Cultural Evolution and Human Reproductive Behavior

  • Lesley Newson
Part of the Developments in Primatology: Progress and Prospects book series (DIPR, volume 37)


There is much that is “typically ape” about the way humans go about living their lives and building their babies (e.g., Chapais 2008; Smith and Tompkins 1995). Among mammals, apes and humans are characterized by low lifetime fertility, a slow pace of reproduction, and a large investment in each offspring. Many of the differences between apes and humans can be considered differences of degree and not kind. For example, like other apes, humans have a large brain in comparison to our body size. The human brain is extreme, however, being about three times the size of the chimpanzee brain. Since brain tissue is “expensive” to maintain and build (Aiello and Wheeler 1995; Isler and Van Schaik 2009a), humans have an even bigger problem providing our developing babies with sufficient nutrition. Much of what is not typically ape about humans is a consequence of the fact that human populations share a complex culture. In this chapter, I will describe the role of culture in human reproduction and suggest how the motivations and abilities that maintain culture could have coevolved with human life history and parenting behavior.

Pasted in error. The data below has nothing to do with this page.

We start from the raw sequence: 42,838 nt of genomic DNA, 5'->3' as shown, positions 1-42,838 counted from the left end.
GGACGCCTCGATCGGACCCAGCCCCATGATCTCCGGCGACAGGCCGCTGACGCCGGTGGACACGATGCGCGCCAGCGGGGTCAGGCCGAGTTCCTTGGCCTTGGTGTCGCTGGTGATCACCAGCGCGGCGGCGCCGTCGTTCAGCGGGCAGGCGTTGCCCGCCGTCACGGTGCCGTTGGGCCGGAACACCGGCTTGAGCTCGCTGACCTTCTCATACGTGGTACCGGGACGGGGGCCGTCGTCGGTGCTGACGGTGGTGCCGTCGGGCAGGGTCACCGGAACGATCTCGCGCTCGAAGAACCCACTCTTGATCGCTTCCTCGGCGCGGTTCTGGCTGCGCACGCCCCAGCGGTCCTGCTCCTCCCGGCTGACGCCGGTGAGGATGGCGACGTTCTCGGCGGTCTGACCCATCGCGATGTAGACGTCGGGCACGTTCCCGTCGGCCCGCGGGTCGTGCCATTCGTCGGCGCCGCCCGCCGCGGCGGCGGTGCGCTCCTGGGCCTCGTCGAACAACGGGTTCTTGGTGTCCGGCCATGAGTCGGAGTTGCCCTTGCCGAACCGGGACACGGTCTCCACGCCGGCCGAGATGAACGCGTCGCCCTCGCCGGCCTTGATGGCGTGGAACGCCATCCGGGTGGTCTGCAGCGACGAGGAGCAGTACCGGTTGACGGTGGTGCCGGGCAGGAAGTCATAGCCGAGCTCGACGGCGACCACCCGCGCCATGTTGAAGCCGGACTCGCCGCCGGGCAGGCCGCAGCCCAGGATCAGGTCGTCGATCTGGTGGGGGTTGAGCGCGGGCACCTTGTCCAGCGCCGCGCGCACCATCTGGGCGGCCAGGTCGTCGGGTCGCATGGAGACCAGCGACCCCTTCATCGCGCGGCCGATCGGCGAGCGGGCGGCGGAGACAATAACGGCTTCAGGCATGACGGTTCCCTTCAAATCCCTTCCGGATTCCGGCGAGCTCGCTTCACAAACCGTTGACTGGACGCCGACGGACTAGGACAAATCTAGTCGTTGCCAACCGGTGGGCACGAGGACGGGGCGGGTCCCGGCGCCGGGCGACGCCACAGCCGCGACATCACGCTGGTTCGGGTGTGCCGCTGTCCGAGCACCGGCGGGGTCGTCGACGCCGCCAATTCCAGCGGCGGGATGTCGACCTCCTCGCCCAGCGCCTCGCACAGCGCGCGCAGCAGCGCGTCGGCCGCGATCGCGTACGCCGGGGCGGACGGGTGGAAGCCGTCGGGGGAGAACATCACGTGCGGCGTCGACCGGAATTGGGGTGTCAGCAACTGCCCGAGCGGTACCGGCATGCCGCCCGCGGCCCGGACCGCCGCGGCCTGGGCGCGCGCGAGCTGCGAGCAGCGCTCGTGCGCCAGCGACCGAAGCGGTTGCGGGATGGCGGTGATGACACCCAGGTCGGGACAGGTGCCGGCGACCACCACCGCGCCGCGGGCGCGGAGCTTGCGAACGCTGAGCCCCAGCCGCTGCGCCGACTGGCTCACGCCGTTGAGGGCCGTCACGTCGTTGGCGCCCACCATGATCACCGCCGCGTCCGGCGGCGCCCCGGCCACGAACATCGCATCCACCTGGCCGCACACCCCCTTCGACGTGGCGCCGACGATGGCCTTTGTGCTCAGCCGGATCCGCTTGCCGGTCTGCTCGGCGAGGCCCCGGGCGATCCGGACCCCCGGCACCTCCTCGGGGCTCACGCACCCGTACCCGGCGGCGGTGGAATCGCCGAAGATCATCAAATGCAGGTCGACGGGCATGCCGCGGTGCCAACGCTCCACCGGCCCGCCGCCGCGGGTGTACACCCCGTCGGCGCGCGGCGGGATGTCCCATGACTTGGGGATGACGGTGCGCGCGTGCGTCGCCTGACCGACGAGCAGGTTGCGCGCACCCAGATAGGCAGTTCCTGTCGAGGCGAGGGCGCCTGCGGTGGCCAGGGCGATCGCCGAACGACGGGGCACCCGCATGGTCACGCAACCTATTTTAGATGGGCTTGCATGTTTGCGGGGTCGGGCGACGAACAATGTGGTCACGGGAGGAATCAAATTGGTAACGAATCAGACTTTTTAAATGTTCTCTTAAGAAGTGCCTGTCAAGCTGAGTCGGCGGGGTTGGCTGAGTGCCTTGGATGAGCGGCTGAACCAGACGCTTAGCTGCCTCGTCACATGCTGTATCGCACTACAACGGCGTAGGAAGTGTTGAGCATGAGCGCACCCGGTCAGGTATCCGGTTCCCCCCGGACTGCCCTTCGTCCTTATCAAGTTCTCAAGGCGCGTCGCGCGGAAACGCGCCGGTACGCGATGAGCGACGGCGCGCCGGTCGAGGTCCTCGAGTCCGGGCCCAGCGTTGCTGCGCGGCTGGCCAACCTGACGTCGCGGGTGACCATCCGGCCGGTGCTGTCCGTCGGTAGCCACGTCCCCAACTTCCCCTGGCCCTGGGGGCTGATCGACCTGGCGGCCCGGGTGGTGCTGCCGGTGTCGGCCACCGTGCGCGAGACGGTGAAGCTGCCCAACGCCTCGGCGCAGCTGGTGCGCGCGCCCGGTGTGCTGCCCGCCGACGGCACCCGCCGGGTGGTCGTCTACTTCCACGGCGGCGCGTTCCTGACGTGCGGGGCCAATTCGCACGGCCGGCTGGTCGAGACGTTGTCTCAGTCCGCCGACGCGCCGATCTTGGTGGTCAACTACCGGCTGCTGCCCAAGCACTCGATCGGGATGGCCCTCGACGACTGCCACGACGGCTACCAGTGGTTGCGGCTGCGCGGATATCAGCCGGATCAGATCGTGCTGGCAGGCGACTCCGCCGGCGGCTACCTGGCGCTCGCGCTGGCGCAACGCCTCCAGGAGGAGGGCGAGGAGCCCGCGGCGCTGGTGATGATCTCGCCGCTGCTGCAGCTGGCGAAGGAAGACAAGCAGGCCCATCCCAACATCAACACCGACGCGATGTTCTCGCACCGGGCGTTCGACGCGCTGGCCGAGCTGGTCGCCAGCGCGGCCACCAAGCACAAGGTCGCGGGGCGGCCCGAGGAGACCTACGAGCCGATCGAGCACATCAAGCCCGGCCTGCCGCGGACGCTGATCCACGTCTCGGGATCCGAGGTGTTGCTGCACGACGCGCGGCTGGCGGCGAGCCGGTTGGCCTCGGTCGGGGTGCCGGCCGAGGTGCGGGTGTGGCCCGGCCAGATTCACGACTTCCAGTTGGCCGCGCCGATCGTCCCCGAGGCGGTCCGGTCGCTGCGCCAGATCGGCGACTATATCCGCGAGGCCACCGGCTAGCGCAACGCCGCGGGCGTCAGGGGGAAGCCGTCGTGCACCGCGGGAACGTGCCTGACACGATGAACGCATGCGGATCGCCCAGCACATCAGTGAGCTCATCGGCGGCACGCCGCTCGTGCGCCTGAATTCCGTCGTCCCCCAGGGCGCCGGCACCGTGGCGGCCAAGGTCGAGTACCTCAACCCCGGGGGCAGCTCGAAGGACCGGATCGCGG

Cultural evolution Reproductive behavior Homo Social learning Family identity Parenting 


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© Springer Science+Business Media New York 2013

Authors and Affiliations

  1. 1.Department of Environmental Science and PolicyUniversity of California, DavisDavisUSA

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